Understanding this crisis

By Sakib Sherani
Published in Dawn on September 14, 2023

PAKISTAN is experiencing its most severe economic crisis in recent history. However, as I have argued previously, this crisis is “a crisis like no other” (Dawn, May 2022). It is not just an economic meltdown, but a confluence of myriad and complex challenges in the political, governance and environment domains.

With regards to the economy, the current episode is comparable in many ways to the economic crises that have devastated countries such as Argentina, Mexico, Greece and Lebanon, etc in the past. Public commentators as well as policymakers appear to have been slow to recognise the magnitude and complexity of the crisis. Partly due to a lack of appreciation, and largely due to political considerations, the policy response since last year has also been slow, behind the curve and, now, deeply flawed.

More recent plans formulated to respond to the perennial crisis via attracting investment in a handful of sectors of the economy are overly optimistic as well as simplistic, reducing the country’s myriad and complex problems that hinder capital formation, the creation of an entrepreneurial ecosystem, the development of a vibrant export sector, etc, down to a mere shortage of dollar liquidity. For these reasons, it is important to understand why the crisis Pakistan is currently experiencing is so different than the past.

First, this one is unprecedented in its severity as well as its complexity since it has emanated from a confluence of multiple shocks. A large terms of trade shock since 2021 coincided with the impact of a ‘sudden stop’ in external capital availability caused by the aggressive monetary tightening by the US Federal Reserve. In addition, the country is in a full-blown public debt crisis, with the need for a very large fiscal adjustment over the course of the next few years, one that could total around three to four per cent of GDP — by far the highest the country has ever undertaken.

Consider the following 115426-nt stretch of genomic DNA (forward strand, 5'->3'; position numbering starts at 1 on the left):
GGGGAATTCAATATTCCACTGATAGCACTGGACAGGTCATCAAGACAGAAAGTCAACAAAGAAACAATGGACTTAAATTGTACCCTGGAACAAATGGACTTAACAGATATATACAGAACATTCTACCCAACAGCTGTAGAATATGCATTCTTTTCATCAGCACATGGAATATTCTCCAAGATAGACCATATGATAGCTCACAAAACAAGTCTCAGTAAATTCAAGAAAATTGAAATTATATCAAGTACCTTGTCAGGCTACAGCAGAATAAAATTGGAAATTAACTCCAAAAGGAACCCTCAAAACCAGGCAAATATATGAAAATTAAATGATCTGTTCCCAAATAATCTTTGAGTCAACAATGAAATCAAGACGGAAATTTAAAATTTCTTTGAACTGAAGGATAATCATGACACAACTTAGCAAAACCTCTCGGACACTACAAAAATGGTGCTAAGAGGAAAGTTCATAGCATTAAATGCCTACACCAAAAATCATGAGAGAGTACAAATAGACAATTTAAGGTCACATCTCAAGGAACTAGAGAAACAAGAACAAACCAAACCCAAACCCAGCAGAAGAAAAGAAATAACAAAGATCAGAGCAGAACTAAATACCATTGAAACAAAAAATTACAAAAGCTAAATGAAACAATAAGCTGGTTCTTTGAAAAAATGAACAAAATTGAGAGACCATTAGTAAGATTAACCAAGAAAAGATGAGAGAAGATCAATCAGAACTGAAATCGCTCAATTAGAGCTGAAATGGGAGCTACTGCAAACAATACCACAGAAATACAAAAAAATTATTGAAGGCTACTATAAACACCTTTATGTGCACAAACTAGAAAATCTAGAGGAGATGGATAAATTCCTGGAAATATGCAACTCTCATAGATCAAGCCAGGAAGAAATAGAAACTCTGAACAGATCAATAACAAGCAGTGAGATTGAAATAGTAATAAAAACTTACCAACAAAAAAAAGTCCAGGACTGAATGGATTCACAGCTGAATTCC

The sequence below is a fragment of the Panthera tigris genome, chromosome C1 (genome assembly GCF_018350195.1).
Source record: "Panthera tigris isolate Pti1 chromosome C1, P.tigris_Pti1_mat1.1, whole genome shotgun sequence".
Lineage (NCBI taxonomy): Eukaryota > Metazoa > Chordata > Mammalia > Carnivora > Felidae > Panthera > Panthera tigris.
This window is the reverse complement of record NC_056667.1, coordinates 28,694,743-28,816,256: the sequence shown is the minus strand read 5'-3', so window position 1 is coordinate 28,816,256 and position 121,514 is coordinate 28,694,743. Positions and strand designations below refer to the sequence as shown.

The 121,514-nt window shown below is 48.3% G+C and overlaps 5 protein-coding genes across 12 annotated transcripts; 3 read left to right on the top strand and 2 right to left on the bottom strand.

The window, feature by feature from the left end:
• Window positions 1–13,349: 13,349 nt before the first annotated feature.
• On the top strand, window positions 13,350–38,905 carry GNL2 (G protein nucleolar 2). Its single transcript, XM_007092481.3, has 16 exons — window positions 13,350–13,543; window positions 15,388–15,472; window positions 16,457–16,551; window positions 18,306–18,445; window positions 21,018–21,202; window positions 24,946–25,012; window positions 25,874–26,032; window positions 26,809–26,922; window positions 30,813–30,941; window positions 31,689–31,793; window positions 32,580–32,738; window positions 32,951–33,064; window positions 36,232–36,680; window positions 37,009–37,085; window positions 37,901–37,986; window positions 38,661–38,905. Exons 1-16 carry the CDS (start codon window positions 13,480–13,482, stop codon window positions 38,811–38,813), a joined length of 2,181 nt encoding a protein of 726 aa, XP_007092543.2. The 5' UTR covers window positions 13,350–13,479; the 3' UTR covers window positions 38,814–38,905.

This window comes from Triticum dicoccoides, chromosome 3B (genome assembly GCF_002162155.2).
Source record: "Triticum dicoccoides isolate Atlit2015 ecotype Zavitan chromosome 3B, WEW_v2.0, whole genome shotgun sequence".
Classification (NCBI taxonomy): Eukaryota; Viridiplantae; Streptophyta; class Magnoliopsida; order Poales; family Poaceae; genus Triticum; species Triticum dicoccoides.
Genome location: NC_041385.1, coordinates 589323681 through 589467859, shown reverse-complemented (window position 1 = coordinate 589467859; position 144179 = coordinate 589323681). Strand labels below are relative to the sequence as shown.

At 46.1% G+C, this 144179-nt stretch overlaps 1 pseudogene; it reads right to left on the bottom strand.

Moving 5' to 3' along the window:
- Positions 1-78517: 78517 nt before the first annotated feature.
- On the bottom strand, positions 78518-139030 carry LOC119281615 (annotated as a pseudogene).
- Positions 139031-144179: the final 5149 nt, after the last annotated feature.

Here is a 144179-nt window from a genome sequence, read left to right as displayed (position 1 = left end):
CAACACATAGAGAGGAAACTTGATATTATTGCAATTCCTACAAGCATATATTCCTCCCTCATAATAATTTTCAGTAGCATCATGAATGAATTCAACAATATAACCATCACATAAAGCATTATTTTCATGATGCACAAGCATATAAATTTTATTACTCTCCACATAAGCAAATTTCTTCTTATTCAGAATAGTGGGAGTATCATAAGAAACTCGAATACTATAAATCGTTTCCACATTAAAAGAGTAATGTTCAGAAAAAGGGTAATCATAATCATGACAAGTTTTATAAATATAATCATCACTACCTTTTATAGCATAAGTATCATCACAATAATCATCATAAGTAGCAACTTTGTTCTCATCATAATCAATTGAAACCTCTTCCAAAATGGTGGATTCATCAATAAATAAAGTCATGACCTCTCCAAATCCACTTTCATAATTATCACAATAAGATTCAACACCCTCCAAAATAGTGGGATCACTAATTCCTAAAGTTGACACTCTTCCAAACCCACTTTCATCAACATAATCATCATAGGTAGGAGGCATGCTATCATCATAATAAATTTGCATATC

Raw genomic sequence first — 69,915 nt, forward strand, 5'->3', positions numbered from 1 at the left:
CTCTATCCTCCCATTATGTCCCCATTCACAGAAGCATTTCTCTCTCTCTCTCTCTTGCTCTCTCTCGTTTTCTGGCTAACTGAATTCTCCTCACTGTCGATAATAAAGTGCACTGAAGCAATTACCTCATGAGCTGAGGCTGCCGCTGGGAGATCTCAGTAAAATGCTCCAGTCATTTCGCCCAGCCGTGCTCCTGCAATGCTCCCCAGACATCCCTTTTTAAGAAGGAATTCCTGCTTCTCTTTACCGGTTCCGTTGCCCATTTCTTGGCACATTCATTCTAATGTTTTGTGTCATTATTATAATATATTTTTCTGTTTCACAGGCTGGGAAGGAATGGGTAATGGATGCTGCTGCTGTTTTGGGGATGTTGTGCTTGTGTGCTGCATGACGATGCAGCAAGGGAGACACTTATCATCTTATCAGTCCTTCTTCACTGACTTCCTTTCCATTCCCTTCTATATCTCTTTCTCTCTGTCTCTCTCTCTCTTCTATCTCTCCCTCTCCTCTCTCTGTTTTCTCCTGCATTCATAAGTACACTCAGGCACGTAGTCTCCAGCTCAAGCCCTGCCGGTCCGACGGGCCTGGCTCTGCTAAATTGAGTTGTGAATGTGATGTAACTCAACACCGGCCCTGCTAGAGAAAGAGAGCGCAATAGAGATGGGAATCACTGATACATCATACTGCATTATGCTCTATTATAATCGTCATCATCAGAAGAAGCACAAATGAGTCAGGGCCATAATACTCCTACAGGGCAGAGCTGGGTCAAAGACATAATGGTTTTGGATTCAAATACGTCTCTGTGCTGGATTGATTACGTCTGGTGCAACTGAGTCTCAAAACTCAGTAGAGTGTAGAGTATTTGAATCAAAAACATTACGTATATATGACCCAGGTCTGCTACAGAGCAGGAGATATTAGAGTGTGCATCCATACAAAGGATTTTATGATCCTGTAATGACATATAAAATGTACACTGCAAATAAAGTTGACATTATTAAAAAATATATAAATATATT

The current crisis is very different from past ones in nature, scope as well as severity.

Along with the fiscal adjustment, Pakistan also needs a degree of orderly (ie negotiated) sovereign debt restructuring or re-profiling, without which its debt repayment capacity will remain unsustainable. To compound the situation, the crisis could also envelope the country’s banking sector at some later stage, despite substantial capital and liquidity buffers at present (more on this later).

Second, the sense of a polycrisis is accentuated by the fact that the country is facing a political and constitutional crisis since April 2022. Political uncertainty and institutional gridlock are complicating policy responses and ‘whole-of-nation’ approaches that are required for an early resolution.

Third, the current economic crisis is accompanied by a crisis of confidence — not just with regard to the prospects of the economy or the rupee in the short term, but more fundamentally, by a lack of confidence in how the country is run, and in the ability as well as willingness of the elites responsible to change course. Investors, economic agents as well as the country’s youth are voting with their feet via capital flight, dollar-isation and brain drain. Of all the problems afflicting us, the vaporisation of confidence in Pakistan’s long-run prospects is perhaps the most pernicious — and unrecognised.